15 Aug. 1754–6 June 1816
Benjamin Hawkins, Revolutionary soldier, U.S. senator, and Indian agent, was born at Pleasant Hill plantation in present Vance County, one of four sons of Philemon and Delia Martin Hawkins. All of the sons served as colonels in the American Revolution. Benjamin Hawkins was educated at the College of New Jersey (now Princeton University). When the Revolution began he joined the staff of General George Washington; his fluency in French earned him an appointment as interpreter between Washington and the French allies. He fought in the Battle of Monmouth and other engagements, and was an original member of the Society of the Cincinnati, formed in 1783 by officers of the Continental Army.
Hawkins served in the North Carolina General Assembly in 1778 and 1784, and acted for the state as commercial agent in Holland, France, and Spain during the Revolution. In 1781–82 and 1786–87, he was a member of the Continental Congress. He was present at Annapolis when Washington resigned his commission as commander-in-chief. In 1785, Hawkins was appointed to a commission to negotiate with the Cherokees and all Indians south of them in the United States.
With Samuel Johnston, Hawkins was elected the first U.S. senator from North Carolina under the Constitution, and he served in the first three congresses from 1789 to 1794. At the close of his senatorial term, Hawkins was appointed by President Washington as Indian agent for the three great Indian tribes and all other Indians south of the Ohio River. He assumed these duties at Fort Hawkins, Ga., in December 1796 and remained in the post until his death twenty years later. His "Sketch of the Creek Country" was published in the Georgia Historical Society Collections, volume 3 (1848), and his letters appeared in volume 9 (1916).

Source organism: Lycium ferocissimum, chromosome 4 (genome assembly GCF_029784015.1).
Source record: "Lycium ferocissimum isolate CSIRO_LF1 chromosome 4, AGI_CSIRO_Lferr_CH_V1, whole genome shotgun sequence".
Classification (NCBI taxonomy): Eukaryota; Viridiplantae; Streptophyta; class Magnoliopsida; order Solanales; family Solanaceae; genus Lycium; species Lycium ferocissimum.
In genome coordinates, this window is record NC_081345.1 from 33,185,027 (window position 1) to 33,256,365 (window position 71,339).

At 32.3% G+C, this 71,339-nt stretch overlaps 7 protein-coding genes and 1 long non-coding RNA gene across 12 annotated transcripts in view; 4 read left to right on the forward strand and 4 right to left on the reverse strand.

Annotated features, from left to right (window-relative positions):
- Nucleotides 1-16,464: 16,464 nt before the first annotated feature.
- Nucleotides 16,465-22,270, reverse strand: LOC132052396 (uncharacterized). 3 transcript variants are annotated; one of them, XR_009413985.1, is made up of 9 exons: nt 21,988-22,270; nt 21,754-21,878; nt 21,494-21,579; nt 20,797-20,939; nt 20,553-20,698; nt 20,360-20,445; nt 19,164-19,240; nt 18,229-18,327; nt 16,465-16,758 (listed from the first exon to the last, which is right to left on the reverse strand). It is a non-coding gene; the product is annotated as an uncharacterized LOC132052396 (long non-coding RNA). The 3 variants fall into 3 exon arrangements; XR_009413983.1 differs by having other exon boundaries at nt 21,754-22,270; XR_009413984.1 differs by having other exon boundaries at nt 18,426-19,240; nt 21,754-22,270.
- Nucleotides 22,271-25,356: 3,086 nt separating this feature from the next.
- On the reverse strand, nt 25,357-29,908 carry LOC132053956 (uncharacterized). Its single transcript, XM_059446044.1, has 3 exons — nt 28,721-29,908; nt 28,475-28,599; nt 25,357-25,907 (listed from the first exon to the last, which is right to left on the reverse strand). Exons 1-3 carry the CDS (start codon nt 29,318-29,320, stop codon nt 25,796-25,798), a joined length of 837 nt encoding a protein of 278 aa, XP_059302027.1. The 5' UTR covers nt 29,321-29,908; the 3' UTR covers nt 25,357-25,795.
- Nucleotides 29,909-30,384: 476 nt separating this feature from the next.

In 1789, the General Assembly elected Hawkins to the first board of trustees of The University of North Carolina; he served diligently until he left the state in 1798. He also was a delegate to the 1789 constitutional convention. Hawkins was a member of the Anglican (later Episcopal) church.
Once established in the Indian territory as agent, he took a common-law wife, Lavinia Downs of Georgia; they had one son, James Madison Hawkins, and four daughters. Four years before his death, when Hawkins thought he was fatally ill, he and Lavinia Downs were married. He died in Georgia and was buried in Crawford County.
Samuel A. Ashe, ed., Biographical History of North Carolina, vol. 5 (1906).
A. H. Chappell, Miscellanies of Georgia (1874).
C. L. Grant, ed., Letters, Journals and Writings of Benjamin Hawkins, 2 vols. (1980).
C. L. Grant and Gerald H. Davis, "The Wedding of Col. Benjamin Hawkins," North Carolina Historical Review 54 (1977).
"Benjamin Hawkins." N.C. Highway Historical Marker E-44, N.C. Office of Archives & History. https://www.ncdcr.gov/about/history/division-historical-resources/nc-highway-historical-marker-program/Markers.aspx?sp=Markers&k=Markers&sv=E-44 (accessed May 29, 2013).
Ethridge, Robbie. "Benjamin Hawkins (1754-1816)." The New Georgia Encyclopedia. http://www.georgiaencyclopedia.org/nge/Article.jsp?id=h-3560 (accessed May 29, 2013).
Foster, H. Thomas, II. "Benjamin Hawkins." The Encyclopedia of Alabama. 2007. http://www.encyclopediaofalabama.org/face/Article.jsp?id=h-1058 (accessed May 29, 2013).
"Hawkins, Benjamin, (1754 - 1818)." Biographical Directory of the United States Congress. Washington, D.C.: The Congress. http://bioguide.congress.gov/scripts/biodisplay.pl?index=H000368 (accessed May 29, 2013).
Hawkins, Benjamin. The Collected Works of Benjamin Hawkins. The University of Alabama Press. 2003. https://muse.jhu.edu/books/9780817383718 (accessed May 29, 2013).
Pound, Merritt B. "Benjamin Hawkins, Indian Agent." The Georgia Historical Quarterly 13, no. 4 (December 1929). 392-409. http://www.jstor.org/stable/40576087 (accessed May 29, 2013).
E. G. Williams and Bro. "Engraving, Accession #: H.19XX.318.96." 1906. North Carolina Museum of History.
1 January 1988 | Maupin, Armistead Jones